There is a great deal of focus on trucking’s emissions because its importance in the overall scheme of freight transportation has grown substantially. From 1990 to 2003, the amount of freight carried by the for-hire trucking industry grew nearly three times faster (75%) than all other modes combined. What’s more, these figures don’t take into account goods shipped by private trucking. A direct result of this tremendous growth in the use of trucking services is a sizeable increase in fuel consumption by road transport from 1990 to 2004. It’s also important to note, however, that although fuel consumption by the transportation industry continues to rise, its fuel efficiency is showing marked improvement.
Improvements to take pride in
Transportation activities are responsible for nearly three-quarters of carbon monoxide emissions; more than one-half of nitrogen oxides (NOx) and more than one quarter of volatile organic compound (VOC) emissions. However, adoption of new technologies has drastically reduced transportation’s output of these and other air contaminants. For example, NOx emissions from transportation were 19% lower in 2004 than in 1990 and VOC emissions have dropped by 37%. It would take 60 trucks operating on the new clean diesel engines to produce the same amount of soot as one truck sold in 1988.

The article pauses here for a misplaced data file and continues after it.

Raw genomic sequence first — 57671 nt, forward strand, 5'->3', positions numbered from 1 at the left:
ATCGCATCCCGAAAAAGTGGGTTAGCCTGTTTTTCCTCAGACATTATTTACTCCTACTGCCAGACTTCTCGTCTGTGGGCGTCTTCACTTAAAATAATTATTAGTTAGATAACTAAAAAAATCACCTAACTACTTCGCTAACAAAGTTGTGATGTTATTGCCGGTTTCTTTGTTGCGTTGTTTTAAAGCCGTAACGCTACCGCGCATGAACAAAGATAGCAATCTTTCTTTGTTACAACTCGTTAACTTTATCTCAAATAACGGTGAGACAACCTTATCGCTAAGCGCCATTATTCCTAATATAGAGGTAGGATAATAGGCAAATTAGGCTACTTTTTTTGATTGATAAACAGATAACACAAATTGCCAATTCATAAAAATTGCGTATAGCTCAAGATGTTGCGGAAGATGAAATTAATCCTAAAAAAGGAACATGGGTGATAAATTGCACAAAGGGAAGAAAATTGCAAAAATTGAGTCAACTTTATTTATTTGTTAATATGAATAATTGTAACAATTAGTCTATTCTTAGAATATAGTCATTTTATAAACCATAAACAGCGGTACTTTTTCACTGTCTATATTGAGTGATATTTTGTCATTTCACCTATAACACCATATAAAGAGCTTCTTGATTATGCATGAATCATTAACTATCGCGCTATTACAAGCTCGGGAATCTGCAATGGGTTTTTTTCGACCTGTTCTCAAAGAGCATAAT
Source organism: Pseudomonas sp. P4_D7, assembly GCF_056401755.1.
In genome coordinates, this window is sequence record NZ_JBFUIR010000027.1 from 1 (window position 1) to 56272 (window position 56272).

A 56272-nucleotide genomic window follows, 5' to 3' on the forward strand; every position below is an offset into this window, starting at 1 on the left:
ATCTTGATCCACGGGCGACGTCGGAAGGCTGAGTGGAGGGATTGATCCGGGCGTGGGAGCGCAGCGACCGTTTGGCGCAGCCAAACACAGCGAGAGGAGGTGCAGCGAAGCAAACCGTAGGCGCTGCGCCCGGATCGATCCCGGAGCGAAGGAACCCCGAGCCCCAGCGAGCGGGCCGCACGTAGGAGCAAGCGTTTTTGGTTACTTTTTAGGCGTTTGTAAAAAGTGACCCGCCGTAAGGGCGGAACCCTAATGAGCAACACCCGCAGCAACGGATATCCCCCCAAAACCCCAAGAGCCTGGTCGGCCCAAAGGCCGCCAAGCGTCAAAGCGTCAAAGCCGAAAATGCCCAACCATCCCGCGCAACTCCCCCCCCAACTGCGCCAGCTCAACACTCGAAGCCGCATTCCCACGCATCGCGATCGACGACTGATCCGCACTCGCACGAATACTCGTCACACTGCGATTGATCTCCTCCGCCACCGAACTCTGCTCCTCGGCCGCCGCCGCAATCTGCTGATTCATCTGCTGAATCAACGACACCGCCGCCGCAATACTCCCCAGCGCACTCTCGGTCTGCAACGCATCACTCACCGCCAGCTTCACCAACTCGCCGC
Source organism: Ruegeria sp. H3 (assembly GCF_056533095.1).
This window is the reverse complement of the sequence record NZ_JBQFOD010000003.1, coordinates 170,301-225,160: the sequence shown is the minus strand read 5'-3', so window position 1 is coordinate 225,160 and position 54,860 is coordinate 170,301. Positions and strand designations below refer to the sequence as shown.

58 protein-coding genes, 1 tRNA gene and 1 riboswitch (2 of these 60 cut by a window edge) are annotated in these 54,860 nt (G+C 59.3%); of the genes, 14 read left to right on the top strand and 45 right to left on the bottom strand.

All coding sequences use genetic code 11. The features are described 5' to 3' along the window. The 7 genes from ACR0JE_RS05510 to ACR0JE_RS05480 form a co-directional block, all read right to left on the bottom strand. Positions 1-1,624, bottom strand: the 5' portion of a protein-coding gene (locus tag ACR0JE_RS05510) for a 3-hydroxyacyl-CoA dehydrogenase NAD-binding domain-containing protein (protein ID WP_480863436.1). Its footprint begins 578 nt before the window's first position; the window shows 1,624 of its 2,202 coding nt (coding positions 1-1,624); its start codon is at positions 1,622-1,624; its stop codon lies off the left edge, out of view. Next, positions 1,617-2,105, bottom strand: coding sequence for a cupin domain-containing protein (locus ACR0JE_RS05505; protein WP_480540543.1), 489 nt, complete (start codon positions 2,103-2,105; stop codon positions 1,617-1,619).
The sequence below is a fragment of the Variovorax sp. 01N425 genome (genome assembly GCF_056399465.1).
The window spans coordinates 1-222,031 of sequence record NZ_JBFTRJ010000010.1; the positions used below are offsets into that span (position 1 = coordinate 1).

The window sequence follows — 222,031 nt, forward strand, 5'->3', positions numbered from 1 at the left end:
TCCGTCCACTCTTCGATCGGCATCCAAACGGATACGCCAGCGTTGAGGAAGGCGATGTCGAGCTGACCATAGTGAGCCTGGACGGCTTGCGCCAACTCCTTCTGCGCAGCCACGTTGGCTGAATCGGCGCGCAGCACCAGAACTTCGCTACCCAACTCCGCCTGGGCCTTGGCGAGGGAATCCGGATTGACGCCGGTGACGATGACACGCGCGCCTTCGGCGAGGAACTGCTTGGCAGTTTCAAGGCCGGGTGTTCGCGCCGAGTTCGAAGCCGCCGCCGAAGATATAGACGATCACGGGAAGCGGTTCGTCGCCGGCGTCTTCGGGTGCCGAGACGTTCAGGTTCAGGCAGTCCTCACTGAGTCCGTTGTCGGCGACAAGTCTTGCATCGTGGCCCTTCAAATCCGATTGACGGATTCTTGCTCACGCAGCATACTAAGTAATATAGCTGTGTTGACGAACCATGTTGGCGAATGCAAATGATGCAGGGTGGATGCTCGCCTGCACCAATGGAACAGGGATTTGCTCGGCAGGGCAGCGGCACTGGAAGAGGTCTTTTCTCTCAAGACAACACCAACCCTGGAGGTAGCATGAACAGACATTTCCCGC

GHG: Our Achilles heel
Transportation’s Achilles heel is its greenhouse gas emissions. In 2004, the transportation sector accounted for 26% of total GHG emissions in Canada and 28% of emissions growth since 1990. Eighty-six per cent of the increase in transportation’s emissions came from road vehicles, in particular light trucks and heavy-duty vehicles. It should also be noted that the number of tractor-trailers registered in 2005 was 32% larger than in 2000 and the number of straight trucks was up 12%.
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